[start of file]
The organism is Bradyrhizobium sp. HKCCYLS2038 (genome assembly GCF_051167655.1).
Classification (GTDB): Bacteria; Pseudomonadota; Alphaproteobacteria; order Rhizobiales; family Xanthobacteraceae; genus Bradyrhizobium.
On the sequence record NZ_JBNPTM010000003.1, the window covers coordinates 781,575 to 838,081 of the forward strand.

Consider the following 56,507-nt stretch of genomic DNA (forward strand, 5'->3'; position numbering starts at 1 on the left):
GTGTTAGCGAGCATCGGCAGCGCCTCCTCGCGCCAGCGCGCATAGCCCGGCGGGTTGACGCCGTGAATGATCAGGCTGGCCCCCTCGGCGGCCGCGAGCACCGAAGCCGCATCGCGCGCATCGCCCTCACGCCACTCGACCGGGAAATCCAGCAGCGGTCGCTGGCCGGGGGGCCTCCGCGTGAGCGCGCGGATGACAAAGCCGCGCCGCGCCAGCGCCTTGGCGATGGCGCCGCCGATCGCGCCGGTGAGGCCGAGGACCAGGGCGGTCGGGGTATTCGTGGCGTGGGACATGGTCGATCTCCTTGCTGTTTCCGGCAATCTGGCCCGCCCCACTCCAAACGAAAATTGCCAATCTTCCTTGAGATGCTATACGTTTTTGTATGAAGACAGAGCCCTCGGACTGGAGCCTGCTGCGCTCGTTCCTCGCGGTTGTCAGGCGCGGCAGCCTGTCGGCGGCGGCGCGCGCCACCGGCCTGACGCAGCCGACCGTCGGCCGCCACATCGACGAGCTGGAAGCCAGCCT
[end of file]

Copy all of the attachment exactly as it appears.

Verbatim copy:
The organism is Bradyrhizobium sp. HKCCYLS2038 (genome assembly GCF_051167655.1).
Classification (GTDB): Bacteria; Pseudomonadota; Alphaproteobacteria; order Rhizobiales; family Xanthobacteraceae; genus Bradyrhizobium.
On the sequence record NZ_JBNPTM010000003.1, the window covers coordinates 781,575 to 838,081 of the forward strand.

Consider the following 56,507-nt stretch of genomic DNA (forward strand, 5'->3'; position numbering starts at 1 on the left):
GTGTTAGCGAGCATCGGCAGCGCCTCCTCGCGCCAGCGCGCATAGCCCGGCGGGTTGACGCCGTGAATGATCAGGCTGGCCCCCTCGGCGGCCGCGAGCACCGAAGCCGCATCGCGCGCATCGCCCTCACGCCACTCGACCGGGAAATCCAGCAGCGGTCGCTGGCCGGGGGGCCTCCGCGTGAGCGCGCGGATGACAAAGCCGCGCCGCGCCAGCGCCTTGGCGATGGCGCCGCCGATCGCGCCGGTGAGGCCGAGGACCAGGGCGGTCGGGGTATTCGTGGCGTGGGACATGGTCGATCTCCTTGCTGTTTCCGGCAATCTGGCCCGCCCCACTCCAAACGAAAATTGCCAATCTTCCTTGAGATGCTATACGTTTTTGTATGAAGACAGAGCCCTCGGACTGGAGCCTGCTGCGCTCGTTCCTCGCGGTTGTCAGGCGCGGCAGCCTGTCGGCGGCGGCGCGCGCCACCGGCCTGACGCAGCCGACCGTCGGCCGCCACATCGACGAGCTGGAAGCCAGCCT